Jane Alatede V Joseph Jeje Falode And Anor (1966)
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This is an appeal against the order of Ogunkeye J., in the High Court of Western Nigeria, “striking out” a writ of summons. It is more usual to talk of setting aside a writ of summons, which is the court’s own order, than of striking it out, but the intention seems to have been to quash the writ altogether, and we attach no special significance to the expression used. Since the proper construction of the relevant provisions of the High Court (Civil Procedure) Rules is said to be of importance in a number of actions now pending, the hearing of the ap-peal was expedited and by consent compliance with certain of the provisions of Order 7 of the Supreme Court Rules was dispensed with.
Order 2, rule 1, of the High Court (Civil Procedure) Rules provides that-
“Every action shall be commenced by writ of summons, which shall show the cause of action and be indorsed with a statement of the nature of the claim made, or of the relief or remedy required in the action.”
Rules 2-7 provide for other indorsements and rule 8 reads –
“(1) A writ of summons shall be in the form provided in the First Schedule to these Rules.
(2) Blank forms shall be obtainable at every Registry and no other form may be used.”
Rule 9 provides for the preparation of the writ by the plaintiff or his solicitor or by the Registrar from the dictation of an illiterate plaintiff who is suing in person, and rule 10 reads –
“Every writ of summons issued out of the Registry shall be signed and sealed by the Registrar of the court issuing the writ and shall thereupon be deemed to be issued.”
The remaining rules in Order 2 are immaterial.
The form of writ of summons obtainable at a Registry measures 7 inches by 10 inches. On the obverse, below the heading and the name of the judicial division and the number of the suit, there is space for the name of a single plaintiff and a single defendant and then a printed formula commanding the persons to whom the writ is addressed to attend the court at a stated time and place. Then follow a space for the Registrar’s signature and seal and for a re-cord of fees and at the foot there appear the words “The plaintiffs claim is indorsed on the reverse side hereof.
The reverse reads–
”Writ of Summons
1. The plaintiffs claim is . . .
2. The plaintiff’s address for service is . . .
3. The address of the plaintiffs solicitor is . . .
4. Other Indorsements (when required by law) . . .
Signature of (Solicitor for) Plaintiff
Name in full (in block letters)
The space available for the plaintiffs claim measures 6 inches by 7 inches, and that for other indorsements 7 inches by 7 inches.
In the present case the plaintiff’s solicitor prepared the writ in accor-dance with Order 2 rule 9, and instead of writing or typing the indorsements on the reverse of the form obtained from the Registry he had them typed on a separate sheet of paper and pasted that sheet of paper on the reverse of the form. The size of the form and the way in which it is laid out might sometimes he insufficient for all the indorsements required, and where this happens presumably something like what section 32(a) of the Bills of Exchange Act calls an “allonge” must be used, but there is no suggestion in this case that the indorsements could not conveniently have been written or typed on the reverse of the form.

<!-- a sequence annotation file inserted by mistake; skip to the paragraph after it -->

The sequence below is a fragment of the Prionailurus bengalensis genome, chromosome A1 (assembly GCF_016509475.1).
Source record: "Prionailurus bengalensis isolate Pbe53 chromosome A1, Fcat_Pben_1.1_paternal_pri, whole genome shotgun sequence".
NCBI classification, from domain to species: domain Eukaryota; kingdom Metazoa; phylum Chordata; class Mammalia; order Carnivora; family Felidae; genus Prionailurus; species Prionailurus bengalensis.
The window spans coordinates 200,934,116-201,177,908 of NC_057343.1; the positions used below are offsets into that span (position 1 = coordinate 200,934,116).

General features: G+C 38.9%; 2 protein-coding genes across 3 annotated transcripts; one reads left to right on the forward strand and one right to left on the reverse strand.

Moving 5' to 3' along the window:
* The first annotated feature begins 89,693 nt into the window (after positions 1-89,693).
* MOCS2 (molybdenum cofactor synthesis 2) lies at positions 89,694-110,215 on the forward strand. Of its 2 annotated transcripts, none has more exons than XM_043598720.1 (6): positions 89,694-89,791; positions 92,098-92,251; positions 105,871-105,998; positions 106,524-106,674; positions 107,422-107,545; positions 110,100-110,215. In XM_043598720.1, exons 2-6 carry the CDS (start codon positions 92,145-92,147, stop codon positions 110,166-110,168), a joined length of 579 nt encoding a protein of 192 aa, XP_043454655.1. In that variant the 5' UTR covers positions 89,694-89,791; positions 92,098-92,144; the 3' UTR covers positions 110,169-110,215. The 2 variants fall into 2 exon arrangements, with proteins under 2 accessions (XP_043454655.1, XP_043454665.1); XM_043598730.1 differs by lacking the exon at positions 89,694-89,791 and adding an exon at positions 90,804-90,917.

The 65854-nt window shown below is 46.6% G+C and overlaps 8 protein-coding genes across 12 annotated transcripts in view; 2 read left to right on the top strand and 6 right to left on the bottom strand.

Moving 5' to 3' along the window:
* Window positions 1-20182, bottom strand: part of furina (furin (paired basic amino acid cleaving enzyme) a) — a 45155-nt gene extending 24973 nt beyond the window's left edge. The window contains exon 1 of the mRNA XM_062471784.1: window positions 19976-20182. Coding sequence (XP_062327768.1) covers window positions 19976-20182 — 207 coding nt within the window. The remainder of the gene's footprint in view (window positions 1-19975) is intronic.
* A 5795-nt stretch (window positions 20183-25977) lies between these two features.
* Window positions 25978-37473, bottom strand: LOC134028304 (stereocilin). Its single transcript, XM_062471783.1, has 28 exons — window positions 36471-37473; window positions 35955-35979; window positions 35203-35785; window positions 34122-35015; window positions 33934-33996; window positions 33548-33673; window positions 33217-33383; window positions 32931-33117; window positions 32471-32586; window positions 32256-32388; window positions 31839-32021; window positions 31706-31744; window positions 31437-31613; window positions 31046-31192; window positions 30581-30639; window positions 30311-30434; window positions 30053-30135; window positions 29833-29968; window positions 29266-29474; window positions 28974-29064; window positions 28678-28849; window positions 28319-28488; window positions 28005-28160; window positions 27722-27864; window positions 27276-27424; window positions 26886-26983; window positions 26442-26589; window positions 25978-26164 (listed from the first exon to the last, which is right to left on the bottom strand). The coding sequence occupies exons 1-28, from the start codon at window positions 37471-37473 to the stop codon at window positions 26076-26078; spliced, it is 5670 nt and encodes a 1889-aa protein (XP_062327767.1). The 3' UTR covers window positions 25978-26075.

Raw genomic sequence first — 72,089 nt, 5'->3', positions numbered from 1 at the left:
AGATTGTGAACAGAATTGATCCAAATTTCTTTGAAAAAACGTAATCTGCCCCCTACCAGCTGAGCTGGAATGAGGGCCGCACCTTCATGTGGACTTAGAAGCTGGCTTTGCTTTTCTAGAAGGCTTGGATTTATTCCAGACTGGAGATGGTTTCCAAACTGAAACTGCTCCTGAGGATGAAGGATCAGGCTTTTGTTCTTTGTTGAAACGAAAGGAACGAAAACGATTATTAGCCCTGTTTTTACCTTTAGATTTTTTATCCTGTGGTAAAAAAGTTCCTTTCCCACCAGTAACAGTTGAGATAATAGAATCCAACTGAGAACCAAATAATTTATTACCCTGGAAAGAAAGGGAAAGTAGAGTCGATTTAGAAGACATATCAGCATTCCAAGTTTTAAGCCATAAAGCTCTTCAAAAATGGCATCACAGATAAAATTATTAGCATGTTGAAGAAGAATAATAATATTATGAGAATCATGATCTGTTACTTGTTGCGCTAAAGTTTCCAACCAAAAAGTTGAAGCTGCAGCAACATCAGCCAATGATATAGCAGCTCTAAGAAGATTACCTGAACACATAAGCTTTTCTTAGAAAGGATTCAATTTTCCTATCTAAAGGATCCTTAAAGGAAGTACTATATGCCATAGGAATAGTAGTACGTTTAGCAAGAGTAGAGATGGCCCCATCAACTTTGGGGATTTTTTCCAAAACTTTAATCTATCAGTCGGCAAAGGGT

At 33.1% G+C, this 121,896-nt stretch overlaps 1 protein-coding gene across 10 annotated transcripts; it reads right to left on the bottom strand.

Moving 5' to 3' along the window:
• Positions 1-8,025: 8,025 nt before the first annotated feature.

On the return date shown in the writ of summons Counsel appeared for the defendant and objected that pasting a piece of paper on the reverse of the writ was not a compliance with Order 2, rule S, and that the writ was not properly before the court. The Judge held that some of the indorsements re-quired had been omitted, and went on to say –
“Again it is not in the contemplation of the law that a piece of paper can be pasted on the reverse side for the indorsement. Where any paper other than the form is used, it is my view that the writ is not proper, nor is any indorsement thereon proper.
The objection is well taken. 1 cannot now consider an appli-cation for an adjournment because in my view the defect cannot be cured by an amendment. the writ is therefore struck out.
The appeal was argued on the assumption that what the Judge regarded as incapable of being cured by an amendment was not the omission of some of the indorsements required but the appearance of the indorsements on a separate piece of paper pasted to the reverse of the form instead of on the record of the form
The defendant does not allege that he has suffered, or that he fears that he might suffer, am prejudice. The question is a purely domestic one, touching the practice of the High Court, and involving no judicial decision on the merit of the case. In our vice it is peculiarly the province of the Judges of the High Court to settle such a question, and this Court ought not to reverse the decision of the court below unless it is clearly shown, to be based on a misunderstanding of what the Rules of Court require. It may well be that in commercial usage the word “indorse” is no longer restricted to its primary meaning of writing on the back of a document, and it is common knowledge that an endorsement on a licence to drive a motor vehicle takes the form of an entry on an inner page of a small book. However, commercial usage is not an infallible guide to the meaning of the High Court (Civil Pro-cedure) Rules, and the licence affords no analogy, since the form of the writ enables the required particulars, or as much of them as there is room for, to be endorsed on it in the primary sense of the word. The appellant has not satisfied us that the Judge was wrong in the view he took, and the appeal is dismissed with costs assessed at 25 guineas.
Other Citation: (1966) LCN/1329(SC)